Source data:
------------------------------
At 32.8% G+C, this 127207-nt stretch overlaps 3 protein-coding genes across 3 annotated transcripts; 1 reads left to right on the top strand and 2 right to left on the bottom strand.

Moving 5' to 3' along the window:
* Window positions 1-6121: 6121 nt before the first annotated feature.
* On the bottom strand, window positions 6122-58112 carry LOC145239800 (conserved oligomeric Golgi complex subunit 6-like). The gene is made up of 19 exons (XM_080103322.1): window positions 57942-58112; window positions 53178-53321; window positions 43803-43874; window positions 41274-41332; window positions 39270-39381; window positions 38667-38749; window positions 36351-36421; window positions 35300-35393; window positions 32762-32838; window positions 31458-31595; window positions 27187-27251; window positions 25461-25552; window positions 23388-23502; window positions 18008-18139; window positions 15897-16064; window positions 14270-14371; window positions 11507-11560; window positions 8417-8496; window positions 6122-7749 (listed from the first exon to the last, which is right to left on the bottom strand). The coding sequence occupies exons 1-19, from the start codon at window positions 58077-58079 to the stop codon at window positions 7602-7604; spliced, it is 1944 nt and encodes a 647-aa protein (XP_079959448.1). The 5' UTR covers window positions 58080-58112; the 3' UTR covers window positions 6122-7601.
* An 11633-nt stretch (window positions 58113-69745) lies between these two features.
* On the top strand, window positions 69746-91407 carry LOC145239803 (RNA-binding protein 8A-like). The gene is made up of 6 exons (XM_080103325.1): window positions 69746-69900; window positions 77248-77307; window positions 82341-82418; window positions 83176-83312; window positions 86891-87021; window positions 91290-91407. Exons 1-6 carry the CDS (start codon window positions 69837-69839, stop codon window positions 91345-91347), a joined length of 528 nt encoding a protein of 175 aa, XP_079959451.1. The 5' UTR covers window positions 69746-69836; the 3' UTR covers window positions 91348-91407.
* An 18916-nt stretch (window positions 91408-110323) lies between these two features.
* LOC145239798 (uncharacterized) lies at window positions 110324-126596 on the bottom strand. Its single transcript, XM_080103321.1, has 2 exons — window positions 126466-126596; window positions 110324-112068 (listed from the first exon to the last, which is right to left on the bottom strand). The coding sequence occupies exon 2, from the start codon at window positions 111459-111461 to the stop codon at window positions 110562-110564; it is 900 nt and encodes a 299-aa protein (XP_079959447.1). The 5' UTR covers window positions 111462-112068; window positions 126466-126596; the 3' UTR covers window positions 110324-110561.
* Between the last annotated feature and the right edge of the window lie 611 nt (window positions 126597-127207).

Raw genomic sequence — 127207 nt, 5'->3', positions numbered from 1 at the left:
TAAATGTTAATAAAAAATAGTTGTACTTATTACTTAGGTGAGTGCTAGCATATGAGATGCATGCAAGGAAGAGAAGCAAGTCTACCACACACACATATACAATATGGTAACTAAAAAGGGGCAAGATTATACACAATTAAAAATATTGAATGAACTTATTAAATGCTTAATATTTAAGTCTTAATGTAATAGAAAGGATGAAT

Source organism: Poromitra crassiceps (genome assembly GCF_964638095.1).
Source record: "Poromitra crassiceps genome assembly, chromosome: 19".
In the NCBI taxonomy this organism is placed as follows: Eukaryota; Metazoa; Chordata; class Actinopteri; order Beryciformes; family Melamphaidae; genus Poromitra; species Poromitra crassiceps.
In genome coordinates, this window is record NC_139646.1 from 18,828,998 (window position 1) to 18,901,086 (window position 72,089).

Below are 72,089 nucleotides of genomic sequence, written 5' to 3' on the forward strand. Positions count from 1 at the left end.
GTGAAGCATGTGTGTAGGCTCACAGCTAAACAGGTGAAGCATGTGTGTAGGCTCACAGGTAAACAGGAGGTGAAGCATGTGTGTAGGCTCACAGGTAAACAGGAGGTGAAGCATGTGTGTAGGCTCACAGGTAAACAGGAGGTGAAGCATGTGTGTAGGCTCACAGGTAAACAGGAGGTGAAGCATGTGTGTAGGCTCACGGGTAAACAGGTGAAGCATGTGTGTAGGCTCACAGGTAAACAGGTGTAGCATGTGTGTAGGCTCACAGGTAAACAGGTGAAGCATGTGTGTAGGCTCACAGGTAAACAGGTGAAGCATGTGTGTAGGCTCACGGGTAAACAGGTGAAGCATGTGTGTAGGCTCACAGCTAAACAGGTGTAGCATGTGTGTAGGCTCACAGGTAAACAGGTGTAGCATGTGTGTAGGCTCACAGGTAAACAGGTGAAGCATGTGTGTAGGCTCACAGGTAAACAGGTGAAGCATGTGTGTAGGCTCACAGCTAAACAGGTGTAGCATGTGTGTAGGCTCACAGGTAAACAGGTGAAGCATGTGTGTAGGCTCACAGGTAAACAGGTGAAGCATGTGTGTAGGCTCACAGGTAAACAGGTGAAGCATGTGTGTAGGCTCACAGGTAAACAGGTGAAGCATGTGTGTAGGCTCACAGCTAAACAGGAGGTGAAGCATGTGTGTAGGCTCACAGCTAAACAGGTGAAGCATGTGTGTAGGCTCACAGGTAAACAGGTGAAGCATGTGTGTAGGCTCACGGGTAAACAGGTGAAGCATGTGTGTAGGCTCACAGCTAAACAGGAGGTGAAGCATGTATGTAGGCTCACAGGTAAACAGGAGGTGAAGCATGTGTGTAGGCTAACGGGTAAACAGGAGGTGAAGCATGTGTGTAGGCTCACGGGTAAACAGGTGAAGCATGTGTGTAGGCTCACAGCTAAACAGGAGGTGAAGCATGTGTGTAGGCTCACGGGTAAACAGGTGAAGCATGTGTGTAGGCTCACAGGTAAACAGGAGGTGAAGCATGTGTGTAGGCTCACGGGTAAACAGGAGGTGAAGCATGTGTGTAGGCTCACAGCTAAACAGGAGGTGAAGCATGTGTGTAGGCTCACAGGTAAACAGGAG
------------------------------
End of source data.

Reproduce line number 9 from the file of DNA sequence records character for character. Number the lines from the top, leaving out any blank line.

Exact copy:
* Between the last annotated feature and the right edge of the window lie 611 nt (window positions 126597-127207).